“There’s much ado these days about a Canadian musical, Come From Away, making it big on Broadway and scooping a Tony Award for direction earlier this month. (

But what many people forget, or don’t know, is that just over a decade ago, another subversive little Canuck musical pulled off the same magic. Written by Bob Martin and Don McKellar as a wedding present to Martin’s wife, it was first staged off the beaten track in Toronto’s storied Rivoli bar back in 1998. A long, winding, and unlikely path led it to the bright lights of Broadway by 2006, nabbing it five Tony Awards and the chance to go on to England, Australia, and Japan.” -The Georgia Straight (



The Vancouver Fringe Festival tagline is “Theatre for Everyone”, an ideal that VocalEye fully supports! (

Personally speaking, I am a long-time fan of the Fringe. Full disclosure: I performed in the very first festival (1985) and have been involved with more than a dozen Fringe shows as an actor or director and many, many more as an audience member. Frequent Fringe-ing or Fringe Binge-ing is one of my all-time favourite things to do. With $14 tickets, a free companion rate and 60 minute shows (on average), you can do it, too! Let us show you how…

If you are a VocalEye member with vision loss or a Theatre Buddy who’s new to the Fringe, this orientation session will show you how its done!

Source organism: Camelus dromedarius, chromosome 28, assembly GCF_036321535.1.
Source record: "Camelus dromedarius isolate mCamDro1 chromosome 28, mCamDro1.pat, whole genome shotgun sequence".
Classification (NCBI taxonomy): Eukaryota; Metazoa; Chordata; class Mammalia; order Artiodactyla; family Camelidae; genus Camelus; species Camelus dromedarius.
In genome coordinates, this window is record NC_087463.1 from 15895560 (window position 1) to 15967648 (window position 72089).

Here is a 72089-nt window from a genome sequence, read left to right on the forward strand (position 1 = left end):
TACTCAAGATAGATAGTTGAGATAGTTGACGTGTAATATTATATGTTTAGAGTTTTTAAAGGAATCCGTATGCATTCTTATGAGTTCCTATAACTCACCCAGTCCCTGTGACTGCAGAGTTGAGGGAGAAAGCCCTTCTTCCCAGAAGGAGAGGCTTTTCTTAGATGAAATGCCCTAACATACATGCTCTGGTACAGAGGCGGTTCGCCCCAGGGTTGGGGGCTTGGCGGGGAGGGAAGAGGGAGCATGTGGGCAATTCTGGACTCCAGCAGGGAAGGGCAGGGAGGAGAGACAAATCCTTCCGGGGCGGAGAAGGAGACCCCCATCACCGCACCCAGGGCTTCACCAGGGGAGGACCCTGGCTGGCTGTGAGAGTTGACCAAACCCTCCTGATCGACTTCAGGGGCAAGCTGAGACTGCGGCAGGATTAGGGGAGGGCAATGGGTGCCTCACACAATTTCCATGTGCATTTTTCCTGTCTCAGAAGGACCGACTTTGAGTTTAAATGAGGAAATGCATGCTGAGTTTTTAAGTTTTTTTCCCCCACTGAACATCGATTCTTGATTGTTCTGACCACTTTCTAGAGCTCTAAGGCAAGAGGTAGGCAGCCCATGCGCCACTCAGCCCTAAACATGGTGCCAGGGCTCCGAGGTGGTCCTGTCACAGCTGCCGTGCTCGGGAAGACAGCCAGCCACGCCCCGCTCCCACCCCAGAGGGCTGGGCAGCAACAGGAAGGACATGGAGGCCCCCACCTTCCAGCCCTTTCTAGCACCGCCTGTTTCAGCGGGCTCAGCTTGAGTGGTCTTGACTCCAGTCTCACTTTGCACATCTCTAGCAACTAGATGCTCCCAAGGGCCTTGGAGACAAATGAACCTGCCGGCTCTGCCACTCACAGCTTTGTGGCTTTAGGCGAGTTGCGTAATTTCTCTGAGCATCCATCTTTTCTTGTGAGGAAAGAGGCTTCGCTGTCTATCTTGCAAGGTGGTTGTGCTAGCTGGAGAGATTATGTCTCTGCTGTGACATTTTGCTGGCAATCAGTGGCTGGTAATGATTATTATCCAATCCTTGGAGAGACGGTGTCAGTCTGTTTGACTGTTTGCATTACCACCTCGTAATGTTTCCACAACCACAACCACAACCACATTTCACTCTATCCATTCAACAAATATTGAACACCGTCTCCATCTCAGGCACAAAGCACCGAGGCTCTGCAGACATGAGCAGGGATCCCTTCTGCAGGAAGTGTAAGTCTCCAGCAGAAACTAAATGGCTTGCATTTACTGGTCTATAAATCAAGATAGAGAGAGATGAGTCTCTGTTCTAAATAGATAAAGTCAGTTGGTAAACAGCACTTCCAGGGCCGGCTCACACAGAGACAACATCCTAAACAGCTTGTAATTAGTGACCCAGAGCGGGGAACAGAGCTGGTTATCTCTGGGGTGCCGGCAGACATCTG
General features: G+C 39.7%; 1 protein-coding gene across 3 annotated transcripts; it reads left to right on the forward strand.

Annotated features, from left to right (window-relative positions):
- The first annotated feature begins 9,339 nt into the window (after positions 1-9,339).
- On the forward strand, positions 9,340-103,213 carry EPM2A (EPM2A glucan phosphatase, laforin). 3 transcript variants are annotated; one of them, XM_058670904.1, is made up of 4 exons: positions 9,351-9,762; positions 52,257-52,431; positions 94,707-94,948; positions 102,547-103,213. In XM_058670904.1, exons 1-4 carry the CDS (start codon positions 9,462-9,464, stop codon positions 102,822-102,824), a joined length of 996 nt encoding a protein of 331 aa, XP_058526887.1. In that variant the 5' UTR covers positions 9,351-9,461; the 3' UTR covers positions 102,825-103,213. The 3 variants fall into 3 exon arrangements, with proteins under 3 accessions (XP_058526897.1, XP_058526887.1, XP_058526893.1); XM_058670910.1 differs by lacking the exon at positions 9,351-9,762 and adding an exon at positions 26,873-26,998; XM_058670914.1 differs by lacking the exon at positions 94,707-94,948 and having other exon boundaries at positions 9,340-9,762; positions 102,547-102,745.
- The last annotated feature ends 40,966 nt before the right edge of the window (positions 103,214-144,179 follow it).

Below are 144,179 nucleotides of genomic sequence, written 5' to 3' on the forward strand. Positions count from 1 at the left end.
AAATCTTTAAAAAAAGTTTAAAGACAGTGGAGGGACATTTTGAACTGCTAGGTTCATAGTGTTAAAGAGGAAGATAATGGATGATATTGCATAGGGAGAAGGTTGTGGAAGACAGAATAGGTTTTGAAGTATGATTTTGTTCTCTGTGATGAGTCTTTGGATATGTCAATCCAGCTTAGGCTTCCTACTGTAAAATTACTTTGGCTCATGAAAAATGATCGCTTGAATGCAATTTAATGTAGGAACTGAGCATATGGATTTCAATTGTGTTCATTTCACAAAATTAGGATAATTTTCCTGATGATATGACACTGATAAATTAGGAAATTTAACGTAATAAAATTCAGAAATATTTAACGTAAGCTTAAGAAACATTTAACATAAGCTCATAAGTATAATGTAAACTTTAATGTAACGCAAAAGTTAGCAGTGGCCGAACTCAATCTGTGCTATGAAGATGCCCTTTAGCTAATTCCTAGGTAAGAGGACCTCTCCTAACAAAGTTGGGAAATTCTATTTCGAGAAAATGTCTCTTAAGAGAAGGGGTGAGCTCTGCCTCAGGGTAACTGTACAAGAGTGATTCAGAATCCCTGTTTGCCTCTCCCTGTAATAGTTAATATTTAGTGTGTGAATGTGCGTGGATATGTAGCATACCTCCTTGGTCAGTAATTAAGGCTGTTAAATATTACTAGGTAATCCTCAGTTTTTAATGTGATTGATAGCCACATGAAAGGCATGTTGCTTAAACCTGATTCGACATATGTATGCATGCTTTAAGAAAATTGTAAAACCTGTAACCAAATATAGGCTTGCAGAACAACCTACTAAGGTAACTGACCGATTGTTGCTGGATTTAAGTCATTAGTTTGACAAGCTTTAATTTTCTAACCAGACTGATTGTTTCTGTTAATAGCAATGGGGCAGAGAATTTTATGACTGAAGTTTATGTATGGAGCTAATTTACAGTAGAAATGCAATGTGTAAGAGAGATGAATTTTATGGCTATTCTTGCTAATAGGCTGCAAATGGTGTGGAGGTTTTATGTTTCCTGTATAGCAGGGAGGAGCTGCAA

When: Sunday, August 27 from Noon until 3 pm.
Meet up location: northeast corner of Broadway and Granville
Session location: Carousel rehearsal space, 1411 Cartwright Street, across from Kid’s Market and the Waterfront Theatre

This free orientation session includes:
* a walking tour from Broadway and Granville to Granville Island (starts at Noon)
* Accessible Fringe 101 session (begins at 12:30)
* Introduction to the Festival
* first-person reports from blind and low vision frequent Fringers, Deb Fong and Tami Grenon
* Low Vision Friendly programming
* tips on how to Fringe: choosing shows, booking tickets and more
* walking tour of Granville Island’s Fringe venues and landmarks
* snacks and refreshments
* free Fringe membership ($5 value)
* the opportunity to connect with a Fringe buddy
* the opportunity to become a Fringe buddy

This year’s Fringe is scheduled from September 7 to 17. There are more than 30 shows designated as Low Vision Friendly, plus one VocalEye described performance of “A Very Unpleasant Evening at the Rockefeller Rink Sometime Late December…ish”, on Saturday, September 16 at 3:50 pm at The Cultch Historic Theatre. This fresh and quirky comedy features some delightful characters, including one who happens to be a legally blind zamboni driver. Find out more at the orientation session!

To register, please contact Donna,